A health economist at Brown University recently told parents that it is safe to take a vacation with your kids, even if they have not received vaccination against COVID-19.
“Parents are wondering if, after a year of remote school, no playdates, and a lack of grandparent visits, they’ll still have to socially isolate while everyone else enjoys their BBQ,” Emily Oster recently wrote in an essay at The Atlantic.
“But the best available research indicates that families with young children don’t, in fact, have to live like it’s 2020 until 2022. Parents can go ahead and plan on barbecues and even vacations,” the economist said. Oster has published numerous papers on health behavior, diet and social distancing rules.
Oster said that unvaccinated children are as similarly immune to COVID as a vaccinated grandma.
Children are not at high risk for COVID-19. We’ve known since early in the pandemic that they are much less likely to fall ill, especially seriously ill. Although scientists don’t quite understand why, kids seem to be naturally protected. As a result, you can think of your son or daughter as an already vaccinated grandparent.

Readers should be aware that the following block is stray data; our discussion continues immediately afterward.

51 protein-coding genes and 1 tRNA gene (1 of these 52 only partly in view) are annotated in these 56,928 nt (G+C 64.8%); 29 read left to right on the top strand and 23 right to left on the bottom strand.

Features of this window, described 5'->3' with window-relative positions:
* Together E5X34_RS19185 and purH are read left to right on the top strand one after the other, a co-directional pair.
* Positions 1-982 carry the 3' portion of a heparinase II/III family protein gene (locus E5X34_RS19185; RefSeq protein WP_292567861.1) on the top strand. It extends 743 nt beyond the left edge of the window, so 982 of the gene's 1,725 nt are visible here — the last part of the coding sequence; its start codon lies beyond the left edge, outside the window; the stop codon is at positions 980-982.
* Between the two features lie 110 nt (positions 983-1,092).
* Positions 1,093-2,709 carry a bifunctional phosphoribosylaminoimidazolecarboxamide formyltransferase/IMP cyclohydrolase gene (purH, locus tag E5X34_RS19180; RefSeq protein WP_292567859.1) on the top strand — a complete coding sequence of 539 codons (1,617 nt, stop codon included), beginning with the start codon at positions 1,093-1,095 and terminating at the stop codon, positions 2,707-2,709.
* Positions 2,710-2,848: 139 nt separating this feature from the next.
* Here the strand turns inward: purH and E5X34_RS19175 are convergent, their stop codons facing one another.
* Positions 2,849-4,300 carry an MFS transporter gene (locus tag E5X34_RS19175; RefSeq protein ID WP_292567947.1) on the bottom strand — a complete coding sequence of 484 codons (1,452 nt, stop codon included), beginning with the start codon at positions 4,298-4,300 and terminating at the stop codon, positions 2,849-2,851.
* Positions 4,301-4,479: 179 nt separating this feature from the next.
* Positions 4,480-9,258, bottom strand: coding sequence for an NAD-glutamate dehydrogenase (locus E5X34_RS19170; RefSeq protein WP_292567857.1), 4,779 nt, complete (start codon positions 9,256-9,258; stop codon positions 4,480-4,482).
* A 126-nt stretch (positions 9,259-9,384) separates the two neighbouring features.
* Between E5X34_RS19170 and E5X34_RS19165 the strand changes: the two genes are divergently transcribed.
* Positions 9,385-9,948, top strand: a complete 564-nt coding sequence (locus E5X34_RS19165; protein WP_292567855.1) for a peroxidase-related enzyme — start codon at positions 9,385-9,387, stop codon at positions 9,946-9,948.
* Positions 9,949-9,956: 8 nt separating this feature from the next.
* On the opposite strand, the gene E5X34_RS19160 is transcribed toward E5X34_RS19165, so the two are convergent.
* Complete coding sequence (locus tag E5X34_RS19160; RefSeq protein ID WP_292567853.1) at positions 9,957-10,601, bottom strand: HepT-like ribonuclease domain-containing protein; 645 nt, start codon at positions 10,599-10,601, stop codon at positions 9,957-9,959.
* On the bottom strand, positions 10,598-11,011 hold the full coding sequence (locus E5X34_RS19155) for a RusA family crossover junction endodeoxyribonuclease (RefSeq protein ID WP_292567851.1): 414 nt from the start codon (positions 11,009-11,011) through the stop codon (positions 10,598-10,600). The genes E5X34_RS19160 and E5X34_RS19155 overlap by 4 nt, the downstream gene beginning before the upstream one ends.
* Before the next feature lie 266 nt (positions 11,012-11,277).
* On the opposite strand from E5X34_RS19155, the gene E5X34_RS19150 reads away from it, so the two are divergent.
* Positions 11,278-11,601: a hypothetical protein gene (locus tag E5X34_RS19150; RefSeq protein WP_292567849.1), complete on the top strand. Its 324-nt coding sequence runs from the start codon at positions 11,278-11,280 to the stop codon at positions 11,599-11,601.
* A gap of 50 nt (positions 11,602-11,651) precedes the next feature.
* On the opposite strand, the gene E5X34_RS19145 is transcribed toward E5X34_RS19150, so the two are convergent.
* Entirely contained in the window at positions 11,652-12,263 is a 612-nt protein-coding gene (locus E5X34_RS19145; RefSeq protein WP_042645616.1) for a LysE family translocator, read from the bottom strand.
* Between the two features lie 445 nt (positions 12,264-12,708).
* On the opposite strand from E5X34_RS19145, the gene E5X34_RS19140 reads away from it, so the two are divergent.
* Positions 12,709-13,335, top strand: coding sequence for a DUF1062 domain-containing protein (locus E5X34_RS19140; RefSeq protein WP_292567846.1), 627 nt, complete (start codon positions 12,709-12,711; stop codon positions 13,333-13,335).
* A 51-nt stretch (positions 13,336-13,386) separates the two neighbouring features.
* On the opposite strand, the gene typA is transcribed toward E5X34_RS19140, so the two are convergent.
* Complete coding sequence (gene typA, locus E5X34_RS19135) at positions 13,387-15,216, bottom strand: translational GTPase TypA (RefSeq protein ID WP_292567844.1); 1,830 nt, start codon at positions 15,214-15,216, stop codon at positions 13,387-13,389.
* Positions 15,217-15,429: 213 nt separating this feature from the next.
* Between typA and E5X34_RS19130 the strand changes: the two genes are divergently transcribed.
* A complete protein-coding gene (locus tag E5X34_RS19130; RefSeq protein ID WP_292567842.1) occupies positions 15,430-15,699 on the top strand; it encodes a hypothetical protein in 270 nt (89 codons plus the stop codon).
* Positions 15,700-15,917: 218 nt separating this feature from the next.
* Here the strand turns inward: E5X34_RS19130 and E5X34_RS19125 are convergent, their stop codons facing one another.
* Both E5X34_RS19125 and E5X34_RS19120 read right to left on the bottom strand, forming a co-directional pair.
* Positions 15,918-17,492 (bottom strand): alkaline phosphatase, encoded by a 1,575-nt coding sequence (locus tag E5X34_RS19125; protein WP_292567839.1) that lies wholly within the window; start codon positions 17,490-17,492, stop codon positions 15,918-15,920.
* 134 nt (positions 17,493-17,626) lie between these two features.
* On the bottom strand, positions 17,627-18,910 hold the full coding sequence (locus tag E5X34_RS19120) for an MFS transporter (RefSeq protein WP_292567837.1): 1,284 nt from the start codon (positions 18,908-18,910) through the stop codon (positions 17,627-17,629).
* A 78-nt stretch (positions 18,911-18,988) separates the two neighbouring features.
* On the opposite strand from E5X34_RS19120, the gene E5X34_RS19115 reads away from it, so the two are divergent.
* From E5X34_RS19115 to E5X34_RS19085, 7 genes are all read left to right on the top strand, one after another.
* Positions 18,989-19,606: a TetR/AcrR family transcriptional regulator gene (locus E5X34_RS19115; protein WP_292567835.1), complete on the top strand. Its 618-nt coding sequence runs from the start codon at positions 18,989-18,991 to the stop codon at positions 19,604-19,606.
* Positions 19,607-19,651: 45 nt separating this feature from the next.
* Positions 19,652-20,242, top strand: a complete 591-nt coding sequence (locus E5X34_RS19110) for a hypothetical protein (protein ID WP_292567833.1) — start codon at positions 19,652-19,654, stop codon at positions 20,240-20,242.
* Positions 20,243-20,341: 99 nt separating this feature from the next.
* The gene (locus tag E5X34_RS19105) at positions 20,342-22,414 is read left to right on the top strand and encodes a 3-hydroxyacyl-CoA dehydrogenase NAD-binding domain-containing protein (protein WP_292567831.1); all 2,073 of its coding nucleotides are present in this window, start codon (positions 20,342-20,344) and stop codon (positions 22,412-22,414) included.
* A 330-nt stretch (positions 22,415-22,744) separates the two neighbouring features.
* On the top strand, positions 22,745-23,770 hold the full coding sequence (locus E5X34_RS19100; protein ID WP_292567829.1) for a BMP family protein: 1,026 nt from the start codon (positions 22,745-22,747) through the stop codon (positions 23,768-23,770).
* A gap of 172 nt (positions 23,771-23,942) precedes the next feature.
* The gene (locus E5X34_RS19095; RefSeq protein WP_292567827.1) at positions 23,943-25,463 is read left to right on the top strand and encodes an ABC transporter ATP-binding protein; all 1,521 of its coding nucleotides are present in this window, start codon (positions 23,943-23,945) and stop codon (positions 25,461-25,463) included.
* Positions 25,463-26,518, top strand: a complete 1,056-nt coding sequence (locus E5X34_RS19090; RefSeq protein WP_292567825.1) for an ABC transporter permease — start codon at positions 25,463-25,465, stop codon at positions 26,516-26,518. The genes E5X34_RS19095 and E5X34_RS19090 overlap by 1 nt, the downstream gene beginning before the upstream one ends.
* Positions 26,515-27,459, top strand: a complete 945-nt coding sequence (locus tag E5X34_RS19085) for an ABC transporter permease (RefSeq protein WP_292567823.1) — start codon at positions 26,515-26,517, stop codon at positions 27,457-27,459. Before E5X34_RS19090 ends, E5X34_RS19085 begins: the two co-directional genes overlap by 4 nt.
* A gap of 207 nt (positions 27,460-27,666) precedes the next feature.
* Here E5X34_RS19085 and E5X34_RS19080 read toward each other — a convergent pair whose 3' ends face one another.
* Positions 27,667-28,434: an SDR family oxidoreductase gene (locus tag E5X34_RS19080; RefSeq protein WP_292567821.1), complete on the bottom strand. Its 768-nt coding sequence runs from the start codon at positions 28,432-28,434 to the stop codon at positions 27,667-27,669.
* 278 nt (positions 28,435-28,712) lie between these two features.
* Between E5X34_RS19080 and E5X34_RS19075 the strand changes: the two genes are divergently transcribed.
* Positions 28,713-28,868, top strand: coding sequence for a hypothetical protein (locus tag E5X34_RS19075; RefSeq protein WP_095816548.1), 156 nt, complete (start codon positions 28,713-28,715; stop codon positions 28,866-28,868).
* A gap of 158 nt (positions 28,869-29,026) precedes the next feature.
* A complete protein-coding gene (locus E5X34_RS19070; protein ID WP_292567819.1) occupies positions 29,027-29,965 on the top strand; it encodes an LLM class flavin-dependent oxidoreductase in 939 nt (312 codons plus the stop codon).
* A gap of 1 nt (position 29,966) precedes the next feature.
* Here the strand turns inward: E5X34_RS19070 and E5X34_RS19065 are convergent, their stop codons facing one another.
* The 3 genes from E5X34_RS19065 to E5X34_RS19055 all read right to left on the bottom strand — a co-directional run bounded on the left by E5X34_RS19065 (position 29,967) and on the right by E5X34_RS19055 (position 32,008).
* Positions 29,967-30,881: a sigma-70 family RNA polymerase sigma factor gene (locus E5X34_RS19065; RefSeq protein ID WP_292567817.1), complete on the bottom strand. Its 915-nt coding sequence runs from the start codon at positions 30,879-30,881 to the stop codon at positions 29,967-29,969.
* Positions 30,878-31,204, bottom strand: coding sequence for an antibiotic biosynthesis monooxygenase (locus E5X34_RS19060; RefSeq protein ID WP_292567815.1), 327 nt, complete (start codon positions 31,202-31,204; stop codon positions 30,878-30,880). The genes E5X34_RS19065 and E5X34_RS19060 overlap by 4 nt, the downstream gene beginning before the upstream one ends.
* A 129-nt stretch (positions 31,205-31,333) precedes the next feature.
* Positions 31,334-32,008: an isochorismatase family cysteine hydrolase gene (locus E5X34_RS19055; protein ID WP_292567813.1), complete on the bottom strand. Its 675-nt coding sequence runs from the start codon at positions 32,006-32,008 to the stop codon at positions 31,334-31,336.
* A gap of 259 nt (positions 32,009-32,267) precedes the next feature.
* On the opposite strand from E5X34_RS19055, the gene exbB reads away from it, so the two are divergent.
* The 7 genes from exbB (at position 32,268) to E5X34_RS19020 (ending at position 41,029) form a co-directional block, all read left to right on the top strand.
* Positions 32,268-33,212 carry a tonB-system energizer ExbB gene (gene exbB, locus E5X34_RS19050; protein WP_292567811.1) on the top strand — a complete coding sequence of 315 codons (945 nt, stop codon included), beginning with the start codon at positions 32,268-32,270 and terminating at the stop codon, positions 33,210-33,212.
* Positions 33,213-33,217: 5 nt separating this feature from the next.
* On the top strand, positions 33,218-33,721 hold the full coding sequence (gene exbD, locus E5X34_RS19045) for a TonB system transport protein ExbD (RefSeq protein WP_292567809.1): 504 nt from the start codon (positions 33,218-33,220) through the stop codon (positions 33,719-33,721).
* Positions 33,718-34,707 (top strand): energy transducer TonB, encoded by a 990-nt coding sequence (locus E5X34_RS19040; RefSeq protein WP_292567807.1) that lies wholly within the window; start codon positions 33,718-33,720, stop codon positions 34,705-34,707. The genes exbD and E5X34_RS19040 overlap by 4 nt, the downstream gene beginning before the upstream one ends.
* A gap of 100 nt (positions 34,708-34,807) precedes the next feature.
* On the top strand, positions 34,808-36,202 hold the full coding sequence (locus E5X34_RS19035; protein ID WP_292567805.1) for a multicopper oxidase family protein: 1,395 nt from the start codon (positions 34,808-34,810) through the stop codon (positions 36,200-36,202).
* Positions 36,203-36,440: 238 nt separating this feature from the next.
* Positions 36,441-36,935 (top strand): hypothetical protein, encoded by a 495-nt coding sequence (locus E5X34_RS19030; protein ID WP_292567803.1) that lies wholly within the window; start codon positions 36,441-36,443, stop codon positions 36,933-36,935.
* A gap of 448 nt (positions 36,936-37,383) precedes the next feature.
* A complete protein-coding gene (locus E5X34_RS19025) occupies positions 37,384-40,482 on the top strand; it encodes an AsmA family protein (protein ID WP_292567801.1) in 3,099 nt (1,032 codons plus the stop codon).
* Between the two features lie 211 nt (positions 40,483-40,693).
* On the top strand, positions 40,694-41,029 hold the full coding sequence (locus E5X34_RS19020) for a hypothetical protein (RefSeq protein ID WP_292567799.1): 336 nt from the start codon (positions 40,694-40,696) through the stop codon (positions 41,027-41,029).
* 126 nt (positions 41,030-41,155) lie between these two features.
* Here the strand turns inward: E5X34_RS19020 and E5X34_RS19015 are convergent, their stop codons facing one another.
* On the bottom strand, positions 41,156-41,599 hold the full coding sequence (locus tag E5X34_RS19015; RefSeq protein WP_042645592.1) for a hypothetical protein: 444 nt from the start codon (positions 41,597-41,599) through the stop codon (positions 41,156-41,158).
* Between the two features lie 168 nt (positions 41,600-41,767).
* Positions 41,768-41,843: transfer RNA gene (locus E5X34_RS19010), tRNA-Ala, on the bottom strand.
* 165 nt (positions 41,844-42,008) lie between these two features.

Oster summarized research on the vaccine and immunity to COVID.
After reviewing the research on risk assessments, she concluded:
The central goal of vaccination is preventing serious illness and death. From this standpoint, being a child is a really great vaccine. Your unvaccinated first grader appears to have about as much protection from serious illness as a vaccinated grandmother.
“COVID-19 has surprised us many times, and I’m not suggesting that we dismiss either of these concerns outright, or not try to learn more about them,” Oster said. “But continued isolation is costly. Keeping children away from family, friends, and new experiences has downsides for them and their parents.”
IMAGE: National Lampoon’s Vacation/YouTube